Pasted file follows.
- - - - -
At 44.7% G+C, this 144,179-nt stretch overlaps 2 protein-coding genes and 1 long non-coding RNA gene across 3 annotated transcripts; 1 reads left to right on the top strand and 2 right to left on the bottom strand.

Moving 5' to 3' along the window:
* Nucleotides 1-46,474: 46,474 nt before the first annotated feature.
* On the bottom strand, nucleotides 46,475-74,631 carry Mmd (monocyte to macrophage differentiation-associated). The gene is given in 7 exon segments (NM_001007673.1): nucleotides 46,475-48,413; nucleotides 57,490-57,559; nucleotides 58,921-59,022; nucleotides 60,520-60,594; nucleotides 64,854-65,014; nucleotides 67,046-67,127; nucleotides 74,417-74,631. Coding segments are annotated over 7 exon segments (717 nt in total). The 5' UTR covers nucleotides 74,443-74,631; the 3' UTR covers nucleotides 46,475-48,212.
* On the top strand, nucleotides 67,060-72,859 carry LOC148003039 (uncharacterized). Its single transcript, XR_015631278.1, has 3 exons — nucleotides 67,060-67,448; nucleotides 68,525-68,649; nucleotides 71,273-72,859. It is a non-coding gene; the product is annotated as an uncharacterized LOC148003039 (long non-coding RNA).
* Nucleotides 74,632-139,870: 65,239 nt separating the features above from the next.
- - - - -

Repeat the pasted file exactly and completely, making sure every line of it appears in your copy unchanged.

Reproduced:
At 44.7% G+C, this 144,179-nt stretch overlaps 2 protein-coding genes and 1 long non-coding RNA gene across 3 annotated transcripts; 1 reads left to right on the top strand and 2 right to left on the bottom strand.

Moving 5' to 3' along the window:
* Nucleotides 1-46,474: 46,474 nt before the first annotated feature.
* On the bottom strand, nucleotides 46,475-74,631 carry Mmd (monocyte to macrophage differentiation-associated). The gene is given in 7 exon segments (NM_001007673.1): nucleotides 46,475-48,413; nucleotides 57,490-57,559; nucleotides 58,921-59,022; nucleotides 60,520-60,594; nucleotides 64,854-65,014; nucleotides 67,046-67,127; nucleotides 74,417-74,631. Coding segments are annotated over 7 exon segments (717 nt in total). The 5' UTR covers nucleotides 74,443-74,631; the 3' UTR covers nucleotides 46,475-48,212.
* On the top strand, nucleotides 67,060-72,859 carry LOC148003039 (uncharacterized). Its single transcript, XR_015631278.1, has 3 exons — nucleotides 67,060-67,448; nucleotides 68,525-68,649; nucleotides 71,273-72,859. It is a non-coding gene; the product is annotated as an uncharacterized LOC148003039 (long non-coding RNA).
* Nucleotides 74,632-139,870: 65,239 nt separating the features above from the next.